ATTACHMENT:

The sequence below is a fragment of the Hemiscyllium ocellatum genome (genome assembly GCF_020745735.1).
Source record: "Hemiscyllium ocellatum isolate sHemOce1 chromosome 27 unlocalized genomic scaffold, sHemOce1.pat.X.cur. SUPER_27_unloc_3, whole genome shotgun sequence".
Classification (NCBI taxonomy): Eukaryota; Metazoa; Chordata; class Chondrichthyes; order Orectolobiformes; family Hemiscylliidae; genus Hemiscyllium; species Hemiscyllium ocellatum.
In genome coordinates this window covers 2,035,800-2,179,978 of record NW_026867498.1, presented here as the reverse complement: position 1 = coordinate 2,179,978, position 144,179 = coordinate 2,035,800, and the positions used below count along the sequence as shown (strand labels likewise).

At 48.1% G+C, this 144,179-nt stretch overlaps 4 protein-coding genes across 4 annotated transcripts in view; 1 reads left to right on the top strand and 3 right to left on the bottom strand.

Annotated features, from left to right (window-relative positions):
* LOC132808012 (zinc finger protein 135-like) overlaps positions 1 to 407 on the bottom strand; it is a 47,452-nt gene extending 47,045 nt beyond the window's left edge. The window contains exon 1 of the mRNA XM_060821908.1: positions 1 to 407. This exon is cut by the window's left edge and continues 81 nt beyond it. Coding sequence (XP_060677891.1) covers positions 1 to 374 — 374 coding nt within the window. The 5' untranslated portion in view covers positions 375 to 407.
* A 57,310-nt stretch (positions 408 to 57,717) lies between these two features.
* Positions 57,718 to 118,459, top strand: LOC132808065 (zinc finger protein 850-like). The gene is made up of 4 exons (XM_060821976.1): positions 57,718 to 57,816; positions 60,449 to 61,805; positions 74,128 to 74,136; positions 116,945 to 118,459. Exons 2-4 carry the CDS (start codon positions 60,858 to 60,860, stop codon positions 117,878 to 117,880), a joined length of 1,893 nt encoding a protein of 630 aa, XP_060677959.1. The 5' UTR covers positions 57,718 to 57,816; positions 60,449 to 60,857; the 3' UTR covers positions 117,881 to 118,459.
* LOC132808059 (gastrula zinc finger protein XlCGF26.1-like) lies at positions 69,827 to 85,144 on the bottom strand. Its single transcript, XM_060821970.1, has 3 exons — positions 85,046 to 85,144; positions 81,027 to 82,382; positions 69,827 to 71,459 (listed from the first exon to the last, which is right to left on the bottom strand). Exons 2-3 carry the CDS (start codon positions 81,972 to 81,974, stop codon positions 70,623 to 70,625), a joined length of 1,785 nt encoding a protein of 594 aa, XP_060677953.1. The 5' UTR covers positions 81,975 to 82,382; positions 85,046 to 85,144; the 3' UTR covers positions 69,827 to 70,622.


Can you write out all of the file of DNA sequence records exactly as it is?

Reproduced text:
The sequence below is a fragment of the Hemiscyllium ocellatum genome (genome assembly GCF_020745735.1).
Source record: "Hemiscyllium ocellatum isolate sHemOce1 chromosome 27 unlocalized genomic scaffold, sHemOce1.pat.X.cur. SUPER_27_unloc_3, whole genome shotgun sequence".
Classification (NCBI taxonomy): Eukaryota; Metazoa; Chordata; class Chondrichthyes; order Orectolobiformes; family Hemiscylliidae; genus Hemiscyllium; species Hemiscyllium ocellatum.
In genome coordinates this window covers 2,035,800-2,179,978 of record NW_026867498.1, presented here as the reverse complement: position 1 = coordinate 2,179,978, position 144,179 = coordinate 2,035,800, and the positions used below count along the sequence as shown (strand labels likewise).

At 48.1% G+C, this 144,179-nt stretch overlaps 4 protein-coding genes across 4 annotated transcripts in view; 1 reads left to right on the top strand and 3 right to left on the bottom strand.

Annotated features, from left to right (window-relative positions):
* LOC132808012 (zinc finger protein 135-like) overlaps positions 1 to 407 on the bottom strand; it is a 47,452-nt gene extending 47,045 nt beyond the window's left edge. The window contains exon 1 of the mRNA XM_060821908.1: positions 1 to 407. This exon is cut by the window's left edge and continues 81 nt beyond it. Coding sequence (XP_060677891.1) covers positions 1 to 374 — 374 coding nt within the window. The 5' untranslated portion in view covers positions 375 to 407.
* A 57,310-nt stretch (positions 408 to 57,717) lies between these two features.
* Positions 57,718 to 118,459, top strand: LOC132808065 (zinc finger protein 850-like). The gene is made up of 4 exons (XM_060821976.1): positions 57,718 to 57,816; positions 60,449 to 61,805; positions 74,128 to 74,136; positions 116,945 to 118,459. Exons 2-4 carry the CDS (start codon positions 60,858 to 60,860, stop codon positions 117,878 to 117,880), a joined length of 1,893 nt encoding a protein of 630 aa, XP_060677959.1. The 5' UTR covers positions 57,718 to 57,816; positions 60,449 to 60,857; the 3' UTR covers positions 117,881 to 118,459.
* LOC132808059 (gastrula zinc finger protein XlCGF26.1-like) lies at positions 69,827 to 85,144 on the bottom strand. Its single transcript, XM_060821970.1, has 3 exons — positions 85,046 to 85,144; positions 81,027 to 82,382; positions 69,827 to 71,459 (listed from the first exon to the last, which is right to left on the bottom strand). Exons 2-3 carry the CDS (start codon positions 81,972 to 81,974, stop codon positions 70,623 to 70,625), a joined length of 1,785 nt encoding a protein of 594 aa, XP_060677953.1. The 5' UTR covers positions 81,975 to 82,382; positions 85,046 to 85,144; the 3' UTR covers positions 69,827 to 70,622.